Defining Moments in Australian History: The NDIS begins

By AG STAFF 17 January 2023
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2013: Disabled Australians get a national insurance support scheme.

An isurance scheme for Australians affected by disability was first mooted by the Whitlam government in the early 1970s. The idea was shelved by the subsequent Fraser government and not formally realised until the Gillard government, four decades later. 

Along the way, many people were involved in reviving and achieving the concept, including Melbourne economist and disability advocate Bruce Bonyhady, a father of two boys who are affected by cerebral palsy. Bruce is chairman of disability services organisation Yooralla. In 2005, realising Australia’s massive shortcomings in disability services, he consulted Brian Howe, a deputy prime minister during the Hawke and Keating governments of the 1990s. Howe’s advice was to stop thinking about disability policy as “welfare” but instead as “risk and insurance and investment”. 

For Bonyhady, it was a lightbulb moment. He consulted John Walsh, an actuary who’d become a quadriplegic due to a rugby injury. An expert in workers’ compensation and motor accident insurance schemes, Walsh did more than anyone to estimate the real costs of supporting disabled people in Australia and design a national insurance response. 

With the support of Helen Sykes, from the James Macready-Bryan Foundation, set up in 2007 to provide financial support and a public voice for people with acquired brain injury and their families, Bonyhady made a submission outlining a strategy for disability support to the Australia 2020 Summit, held in Canberra in April 2008 by the Rudd government. The submission was backed by organisations such as the Disability Investment Group and the National People with Disabilities and Carer Council, which released the landmark report SHUT OUT: The Experience of People with Disabilities and their Families in Australia in August 2009. The government enlisted its Productivity Commission for a response.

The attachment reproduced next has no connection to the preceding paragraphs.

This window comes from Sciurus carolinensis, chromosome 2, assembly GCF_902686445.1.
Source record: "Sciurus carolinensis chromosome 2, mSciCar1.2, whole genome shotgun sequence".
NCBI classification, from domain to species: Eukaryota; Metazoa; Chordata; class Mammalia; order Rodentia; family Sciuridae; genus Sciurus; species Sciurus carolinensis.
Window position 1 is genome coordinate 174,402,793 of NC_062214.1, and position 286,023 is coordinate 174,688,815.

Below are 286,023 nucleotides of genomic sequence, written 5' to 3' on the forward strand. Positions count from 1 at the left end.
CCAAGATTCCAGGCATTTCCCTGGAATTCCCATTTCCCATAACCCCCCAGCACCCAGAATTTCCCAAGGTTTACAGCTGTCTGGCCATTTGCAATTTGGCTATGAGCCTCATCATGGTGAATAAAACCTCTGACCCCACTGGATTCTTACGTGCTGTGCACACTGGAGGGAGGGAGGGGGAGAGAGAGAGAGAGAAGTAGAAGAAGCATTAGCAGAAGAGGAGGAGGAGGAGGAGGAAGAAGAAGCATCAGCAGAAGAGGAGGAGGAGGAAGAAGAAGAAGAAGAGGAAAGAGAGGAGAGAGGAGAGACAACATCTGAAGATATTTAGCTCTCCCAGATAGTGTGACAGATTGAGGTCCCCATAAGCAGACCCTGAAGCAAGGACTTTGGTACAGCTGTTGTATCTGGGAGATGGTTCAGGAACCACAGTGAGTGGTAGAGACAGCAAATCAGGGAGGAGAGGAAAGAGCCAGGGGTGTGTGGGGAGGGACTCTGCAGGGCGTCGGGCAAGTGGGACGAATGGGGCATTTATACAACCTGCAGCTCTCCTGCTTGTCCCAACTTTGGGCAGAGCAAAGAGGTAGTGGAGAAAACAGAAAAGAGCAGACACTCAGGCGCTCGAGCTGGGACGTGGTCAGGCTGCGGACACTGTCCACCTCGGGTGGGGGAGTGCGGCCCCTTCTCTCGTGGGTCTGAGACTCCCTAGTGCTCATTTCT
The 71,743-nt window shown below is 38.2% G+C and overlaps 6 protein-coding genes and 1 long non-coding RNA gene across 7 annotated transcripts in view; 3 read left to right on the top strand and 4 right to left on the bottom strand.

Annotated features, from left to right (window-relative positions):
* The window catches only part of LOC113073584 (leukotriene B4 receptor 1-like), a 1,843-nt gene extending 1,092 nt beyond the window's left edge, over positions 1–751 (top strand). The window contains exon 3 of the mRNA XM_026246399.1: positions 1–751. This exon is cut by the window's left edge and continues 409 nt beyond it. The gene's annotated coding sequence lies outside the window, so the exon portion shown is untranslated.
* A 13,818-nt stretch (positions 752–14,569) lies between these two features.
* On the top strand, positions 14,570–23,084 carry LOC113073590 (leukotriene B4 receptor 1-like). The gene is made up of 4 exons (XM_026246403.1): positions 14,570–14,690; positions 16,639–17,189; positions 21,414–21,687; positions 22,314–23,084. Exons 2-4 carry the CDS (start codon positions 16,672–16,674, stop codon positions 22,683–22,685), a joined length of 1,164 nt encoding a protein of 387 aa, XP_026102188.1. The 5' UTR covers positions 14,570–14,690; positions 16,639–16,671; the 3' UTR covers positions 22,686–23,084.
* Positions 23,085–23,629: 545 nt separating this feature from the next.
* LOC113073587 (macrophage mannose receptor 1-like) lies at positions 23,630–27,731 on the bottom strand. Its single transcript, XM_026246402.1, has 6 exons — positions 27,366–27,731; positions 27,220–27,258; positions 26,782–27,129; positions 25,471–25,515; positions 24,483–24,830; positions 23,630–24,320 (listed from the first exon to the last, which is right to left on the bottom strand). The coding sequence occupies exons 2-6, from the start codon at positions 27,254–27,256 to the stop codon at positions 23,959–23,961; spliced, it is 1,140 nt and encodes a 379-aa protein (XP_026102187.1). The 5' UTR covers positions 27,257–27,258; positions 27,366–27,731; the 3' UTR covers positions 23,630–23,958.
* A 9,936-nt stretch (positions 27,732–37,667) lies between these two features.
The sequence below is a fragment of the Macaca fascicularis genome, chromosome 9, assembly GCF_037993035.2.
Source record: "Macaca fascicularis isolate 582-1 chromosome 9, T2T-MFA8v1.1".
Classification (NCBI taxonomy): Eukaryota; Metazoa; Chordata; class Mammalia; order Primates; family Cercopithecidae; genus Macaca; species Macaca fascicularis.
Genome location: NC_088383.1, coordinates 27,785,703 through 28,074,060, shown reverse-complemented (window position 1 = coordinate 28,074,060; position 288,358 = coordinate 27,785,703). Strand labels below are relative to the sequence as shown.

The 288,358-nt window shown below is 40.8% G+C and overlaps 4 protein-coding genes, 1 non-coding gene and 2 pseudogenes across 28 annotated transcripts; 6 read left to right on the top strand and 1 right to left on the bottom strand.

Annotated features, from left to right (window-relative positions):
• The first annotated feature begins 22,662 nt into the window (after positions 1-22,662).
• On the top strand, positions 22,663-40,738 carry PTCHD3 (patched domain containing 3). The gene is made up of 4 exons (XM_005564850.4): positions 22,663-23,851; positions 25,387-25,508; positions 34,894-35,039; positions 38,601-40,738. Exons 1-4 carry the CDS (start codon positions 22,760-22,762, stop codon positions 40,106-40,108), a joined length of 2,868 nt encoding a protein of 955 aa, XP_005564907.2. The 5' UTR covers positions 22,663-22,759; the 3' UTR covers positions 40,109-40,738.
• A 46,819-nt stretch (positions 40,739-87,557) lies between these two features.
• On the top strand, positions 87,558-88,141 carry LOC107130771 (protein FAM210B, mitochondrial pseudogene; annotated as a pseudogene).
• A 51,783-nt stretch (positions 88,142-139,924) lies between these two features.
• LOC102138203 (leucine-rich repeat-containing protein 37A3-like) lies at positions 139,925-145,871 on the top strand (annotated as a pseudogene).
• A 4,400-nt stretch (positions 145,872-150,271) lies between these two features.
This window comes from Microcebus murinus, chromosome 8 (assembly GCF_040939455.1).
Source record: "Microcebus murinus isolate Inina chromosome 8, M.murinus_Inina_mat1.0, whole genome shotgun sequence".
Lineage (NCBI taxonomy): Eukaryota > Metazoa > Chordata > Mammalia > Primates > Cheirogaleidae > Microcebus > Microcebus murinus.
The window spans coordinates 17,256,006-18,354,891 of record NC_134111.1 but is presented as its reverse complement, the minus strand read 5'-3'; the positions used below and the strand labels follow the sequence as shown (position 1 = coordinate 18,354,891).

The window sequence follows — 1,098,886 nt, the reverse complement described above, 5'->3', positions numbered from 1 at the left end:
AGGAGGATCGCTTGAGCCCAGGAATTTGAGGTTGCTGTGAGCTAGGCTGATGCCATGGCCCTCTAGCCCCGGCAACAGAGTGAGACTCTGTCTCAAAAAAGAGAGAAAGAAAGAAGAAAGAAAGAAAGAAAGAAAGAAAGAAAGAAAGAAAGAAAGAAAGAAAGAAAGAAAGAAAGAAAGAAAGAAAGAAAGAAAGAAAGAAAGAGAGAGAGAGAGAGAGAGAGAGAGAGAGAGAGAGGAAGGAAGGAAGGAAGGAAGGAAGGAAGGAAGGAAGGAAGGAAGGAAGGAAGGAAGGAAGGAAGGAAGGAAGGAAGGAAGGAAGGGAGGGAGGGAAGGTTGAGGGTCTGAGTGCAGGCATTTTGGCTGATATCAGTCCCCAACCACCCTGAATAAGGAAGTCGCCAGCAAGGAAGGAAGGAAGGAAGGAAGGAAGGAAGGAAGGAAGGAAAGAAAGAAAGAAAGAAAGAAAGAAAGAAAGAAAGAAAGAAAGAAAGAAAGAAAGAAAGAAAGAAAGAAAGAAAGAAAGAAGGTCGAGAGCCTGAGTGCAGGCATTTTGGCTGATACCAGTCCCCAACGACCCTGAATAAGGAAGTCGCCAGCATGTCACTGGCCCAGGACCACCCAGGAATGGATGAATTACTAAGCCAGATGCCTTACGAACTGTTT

The Commission’s 2011 report, co-authored by John Walsh, found the current system was “underfunded, unfair, fragmented, and inefficient” and the call for a National Disability Insurance Scheme (NDIS) was supported. The aim of the scheme was to insure the entire Australian population against the risk of suffering from disability. To achieve this, funding in the area needed to double.

The government took up the Commission report’s recommendations, with key figures including Jenny Macklin, minister for disability reform, and Bill Shorten, a former parliamentary secretary for disabilities and children’s services. Then prime minister Julia Gillard, who’d replaced Kevin Rudd in June 2010, was another strong supporter. At the same time, a huge alliance of disability and carers groups came together as the grassroots Every Australian Counts campaign, to lobby for the plan.

The National Disability Insurance Scheme Act 2013 was passed in May of that year with bipartisan support and came into effect two months later on 1 July, although it would take seven more years for the scheme to be fully implemented. 

Trials began almost immediately in four states and the Australian Capital Territory, and a year later more than 7000 care plans had been set up for individuals with disabilities. The NDIS began rolling out nationally in mid-2016, the last state to join being Western Australia in 2018.

Today, the NDIS covers all Australian residents who are born with or acquire a significant and permanent disability before age 65. These are people who need another person’s support, special equipment or intervention to reduce disability in the future. Disabilities may be physical, intellectual, sensory, cognitive or psychosocial. The scheme does not pay basic living expenses, apart from those directly connected with the disability, but it does provide disability-related equipment and assistance for daily activities and access to the community. It also helps recipients improve their wellbeing, find a place to live, get a job, improve their education, and develop good relationships. There is no set budget for support: each recipient has an individual plan, based on his or her own needs. Within the limits set by the plan, the recipient is in control of expenditure.

By 2020 the NDIS was providing support to more than 400,000 Australian residents; there were 500,000 recipients by February 2022. Total payments to recipients in 2020–21 totalled $23.3 billion. 

The NDIS has been criticised for being hard to access and difficult to navigate. In 2020 an independent review issued 29 recommendations for improving the experience for those who use the scheme. But the review also found that better outcomes were experienced the longer people were in the NDIS. 

The NDIS begins’ forms part of the National Museum of Australia’s Defining Moments in Australian History project.